Mothers are blessed with a peculiar form of amnesia that erases the emotions, smells, and personal pain of motherhood–I call this event Momnesia. And I think that you need to just let the Momnesia take over and white out all the messy, disgusting, and hurty things that have happened to you as Mom. It helps you to feel less bitter toward your children.
Before I had my first child I wrote a list of things that scared me about becoming a parent. One of these fears was that maybe children really weren’t all that great, but that your brain just screwed you over when you gave birth and you could no longer remember all of the bad things associated with having children. It turns out that this is correct to an extent–you remember, but it doesn’t seem all that important.
Although childbirth hurt a good amount, I find myself totally believing it was worth the pain and downplaying the effort in my memory. Although I begin to gag when I hear people hock up a chunk of spit, I picked up scoops of barf with my bare hands while wearing heels and a skirt because my baby girl was sick. I have changed feces-filled diapers at gas stations, in the trunk AND bucket seats of my car (the trunk was easier), and on the floor of a Target bathroom. I have not slept through the night for a solid week in four years. I have been peed on, pooped on, thrown up on, bitten while nursing, kicked while sleeping, and horribly embarrassed during a public temper tantrum. And I just don’t care.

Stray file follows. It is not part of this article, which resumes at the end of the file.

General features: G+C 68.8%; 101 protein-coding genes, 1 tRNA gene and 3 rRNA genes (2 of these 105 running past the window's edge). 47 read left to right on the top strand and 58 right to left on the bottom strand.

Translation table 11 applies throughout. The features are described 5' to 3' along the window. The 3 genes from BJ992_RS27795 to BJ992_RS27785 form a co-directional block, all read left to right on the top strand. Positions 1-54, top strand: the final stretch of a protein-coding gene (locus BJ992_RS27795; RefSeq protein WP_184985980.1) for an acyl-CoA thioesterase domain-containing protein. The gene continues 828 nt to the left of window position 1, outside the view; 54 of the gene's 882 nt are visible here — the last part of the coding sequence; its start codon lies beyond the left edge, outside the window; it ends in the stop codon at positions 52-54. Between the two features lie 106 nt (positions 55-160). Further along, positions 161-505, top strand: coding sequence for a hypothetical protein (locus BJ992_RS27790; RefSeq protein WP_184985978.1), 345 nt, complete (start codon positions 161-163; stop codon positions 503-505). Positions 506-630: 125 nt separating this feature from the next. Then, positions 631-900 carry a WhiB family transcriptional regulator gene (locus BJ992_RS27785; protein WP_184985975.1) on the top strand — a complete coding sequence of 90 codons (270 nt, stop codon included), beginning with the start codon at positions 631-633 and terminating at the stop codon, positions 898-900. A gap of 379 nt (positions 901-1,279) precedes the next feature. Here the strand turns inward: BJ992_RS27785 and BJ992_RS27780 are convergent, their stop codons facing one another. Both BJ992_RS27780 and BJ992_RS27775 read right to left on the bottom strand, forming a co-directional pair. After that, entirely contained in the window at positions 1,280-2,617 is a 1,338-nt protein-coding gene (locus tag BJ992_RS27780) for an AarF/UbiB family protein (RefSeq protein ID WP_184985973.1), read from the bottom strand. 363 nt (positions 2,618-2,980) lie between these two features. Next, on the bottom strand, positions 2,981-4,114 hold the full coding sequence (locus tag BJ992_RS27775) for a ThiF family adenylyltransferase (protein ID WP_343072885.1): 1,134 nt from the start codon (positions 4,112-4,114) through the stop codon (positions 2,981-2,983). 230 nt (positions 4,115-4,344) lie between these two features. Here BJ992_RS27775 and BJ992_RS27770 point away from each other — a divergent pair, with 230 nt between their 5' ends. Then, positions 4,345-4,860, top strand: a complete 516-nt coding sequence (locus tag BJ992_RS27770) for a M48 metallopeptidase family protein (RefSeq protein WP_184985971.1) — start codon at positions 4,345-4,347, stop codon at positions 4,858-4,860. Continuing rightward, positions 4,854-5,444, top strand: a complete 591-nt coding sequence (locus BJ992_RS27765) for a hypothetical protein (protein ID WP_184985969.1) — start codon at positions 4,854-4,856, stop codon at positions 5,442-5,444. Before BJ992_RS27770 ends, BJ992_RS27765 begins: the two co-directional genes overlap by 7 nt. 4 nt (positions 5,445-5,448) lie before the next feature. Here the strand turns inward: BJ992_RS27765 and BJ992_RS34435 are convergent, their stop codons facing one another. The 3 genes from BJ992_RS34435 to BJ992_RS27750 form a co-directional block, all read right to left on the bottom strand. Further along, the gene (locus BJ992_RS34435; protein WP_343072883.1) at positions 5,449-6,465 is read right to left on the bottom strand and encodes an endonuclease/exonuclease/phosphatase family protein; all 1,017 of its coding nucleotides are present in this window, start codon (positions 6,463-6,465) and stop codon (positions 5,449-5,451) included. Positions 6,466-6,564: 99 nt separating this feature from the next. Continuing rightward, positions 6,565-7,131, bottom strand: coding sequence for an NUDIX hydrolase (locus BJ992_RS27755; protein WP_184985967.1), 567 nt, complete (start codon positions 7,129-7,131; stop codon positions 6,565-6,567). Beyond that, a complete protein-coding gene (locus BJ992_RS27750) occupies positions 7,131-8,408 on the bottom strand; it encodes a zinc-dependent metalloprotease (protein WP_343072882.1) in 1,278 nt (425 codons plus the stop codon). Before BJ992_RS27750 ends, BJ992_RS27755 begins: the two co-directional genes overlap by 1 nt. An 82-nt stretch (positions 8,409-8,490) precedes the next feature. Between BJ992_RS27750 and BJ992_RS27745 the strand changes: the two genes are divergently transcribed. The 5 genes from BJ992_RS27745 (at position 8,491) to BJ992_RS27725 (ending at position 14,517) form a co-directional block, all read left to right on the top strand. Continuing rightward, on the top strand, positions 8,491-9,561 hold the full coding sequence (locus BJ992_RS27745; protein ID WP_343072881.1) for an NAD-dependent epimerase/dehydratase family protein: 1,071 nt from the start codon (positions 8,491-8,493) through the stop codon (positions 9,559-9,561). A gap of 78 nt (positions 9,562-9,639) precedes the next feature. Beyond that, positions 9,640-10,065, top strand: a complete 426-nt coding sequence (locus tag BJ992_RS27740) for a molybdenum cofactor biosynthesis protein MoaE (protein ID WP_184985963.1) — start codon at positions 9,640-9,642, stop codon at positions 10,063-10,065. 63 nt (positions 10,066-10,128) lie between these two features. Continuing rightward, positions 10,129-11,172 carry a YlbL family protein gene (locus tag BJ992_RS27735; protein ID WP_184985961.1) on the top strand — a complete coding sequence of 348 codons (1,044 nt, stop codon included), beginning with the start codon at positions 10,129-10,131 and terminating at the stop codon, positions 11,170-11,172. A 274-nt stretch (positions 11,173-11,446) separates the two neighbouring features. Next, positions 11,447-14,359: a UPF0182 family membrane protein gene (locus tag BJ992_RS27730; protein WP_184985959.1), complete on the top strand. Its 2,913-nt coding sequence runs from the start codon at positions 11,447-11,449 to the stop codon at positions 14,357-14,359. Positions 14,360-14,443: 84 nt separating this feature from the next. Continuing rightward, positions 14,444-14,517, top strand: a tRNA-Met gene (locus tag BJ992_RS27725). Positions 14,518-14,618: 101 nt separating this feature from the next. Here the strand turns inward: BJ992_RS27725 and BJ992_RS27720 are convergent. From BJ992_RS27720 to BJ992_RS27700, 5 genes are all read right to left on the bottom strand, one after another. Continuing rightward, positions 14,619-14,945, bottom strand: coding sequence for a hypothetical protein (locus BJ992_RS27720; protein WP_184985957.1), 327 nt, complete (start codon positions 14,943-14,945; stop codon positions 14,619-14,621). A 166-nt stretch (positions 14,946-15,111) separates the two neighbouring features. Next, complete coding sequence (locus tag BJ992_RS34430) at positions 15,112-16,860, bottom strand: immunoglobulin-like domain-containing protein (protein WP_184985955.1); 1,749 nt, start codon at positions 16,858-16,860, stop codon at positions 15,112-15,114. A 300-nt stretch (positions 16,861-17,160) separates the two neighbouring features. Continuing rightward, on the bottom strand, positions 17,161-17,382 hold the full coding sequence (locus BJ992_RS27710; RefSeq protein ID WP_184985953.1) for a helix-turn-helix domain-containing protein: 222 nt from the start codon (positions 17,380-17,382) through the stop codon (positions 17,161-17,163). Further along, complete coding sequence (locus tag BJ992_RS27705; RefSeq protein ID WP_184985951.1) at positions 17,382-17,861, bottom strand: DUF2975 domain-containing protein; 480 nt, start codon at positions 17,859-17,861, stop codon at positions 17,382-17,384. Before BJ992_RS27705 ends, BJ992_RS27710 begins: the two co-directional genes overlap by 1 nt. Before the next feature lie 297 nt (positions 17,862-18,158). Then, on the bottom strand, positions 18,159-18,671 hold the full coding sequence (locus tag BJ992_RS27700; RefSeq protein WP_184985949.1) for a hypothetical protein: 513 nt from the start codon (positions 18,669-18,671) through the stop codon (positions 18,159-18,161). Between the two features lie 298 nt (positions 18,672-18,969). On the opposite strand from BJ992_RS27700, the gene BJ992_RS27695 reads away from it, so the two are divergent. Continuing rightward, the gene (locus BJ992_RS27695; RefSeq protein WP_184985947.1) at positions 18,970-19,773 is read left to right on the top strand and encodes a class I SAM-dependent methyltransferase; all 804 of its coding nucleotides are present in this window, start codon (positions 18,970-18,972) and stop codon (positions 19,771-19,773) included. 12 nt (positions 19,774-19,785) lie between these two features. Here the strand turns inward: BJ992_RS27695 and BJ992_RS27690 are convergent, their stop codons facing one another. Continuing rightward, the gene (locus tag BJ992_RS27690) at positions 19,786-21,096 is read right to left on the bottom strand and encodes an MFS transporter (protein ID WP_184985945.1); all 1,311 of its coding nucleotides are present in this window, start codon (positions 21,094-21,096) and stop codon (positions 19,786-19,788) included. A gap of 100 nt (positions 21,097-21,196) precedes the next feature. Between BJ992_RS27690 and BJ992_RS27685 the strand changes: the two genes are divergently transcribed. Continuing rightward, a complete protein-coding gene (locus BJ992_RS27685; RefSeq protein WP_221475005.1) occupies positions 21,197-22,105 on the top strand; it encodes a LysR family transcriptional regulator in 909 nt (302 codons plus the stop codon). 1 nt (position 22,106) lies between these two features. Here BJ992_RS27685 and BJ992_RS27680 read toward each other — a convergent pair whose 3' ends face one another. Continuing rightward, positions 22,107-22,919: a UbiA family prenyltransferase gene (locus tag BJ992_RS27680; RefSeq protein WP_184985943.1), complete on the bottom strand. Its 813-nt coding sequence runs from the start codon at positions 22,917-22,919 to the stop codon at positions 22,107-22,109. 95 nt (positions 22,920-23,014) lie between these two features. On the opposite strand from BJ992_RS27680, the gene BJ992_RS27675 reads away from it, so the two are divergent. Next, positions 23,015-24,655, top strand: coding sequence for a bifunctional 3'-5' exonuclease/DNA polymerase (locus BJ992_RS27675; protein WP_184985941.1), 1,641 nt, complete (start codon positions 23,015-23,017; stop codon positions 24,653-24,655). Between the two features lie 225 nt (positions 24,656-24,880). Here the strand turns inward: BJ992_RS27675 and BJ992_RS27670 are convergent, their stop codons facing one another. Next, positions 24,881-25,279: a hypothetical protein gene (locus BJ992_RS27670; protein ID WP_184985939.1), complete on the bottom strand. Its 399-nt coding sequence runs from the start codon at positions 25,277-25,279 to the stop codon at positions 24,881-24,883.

Momnesia is why, even though we had a recent car ride that resulted in gonzo vomiting, I’m still planning to drive the kids to Disney World, ride on some spinning teacups, and get back in the car for a really long time. Momnesia allows me put the kids to bed every night totally assuming that we will all sleep until 7:30. Momnesia lets the kids snuggle up to me in bed or on the couch even when I know this is the greatest likelihood of someone sneezing in my mouth. Momnesia is why my daughter has a baby brother.
I once really feared that this would happen–that I wouldn’t remember how bad things were, but that some biological imperative would convince me that I needed children. I was afraid that I wouldn’t be me anymore and that the new me wouldn’t even notice that my life was gross. What if motherhood changed my perception of myself and the world around me and I didn’t like the changes? I lived a fairly self-centered existence with a lot of free time before my kids–what if I lost that girl? What if I now found myself making decisions for other people instead of for myself? All these fears might be true of my life now, but fortunately for me, I can’t remember.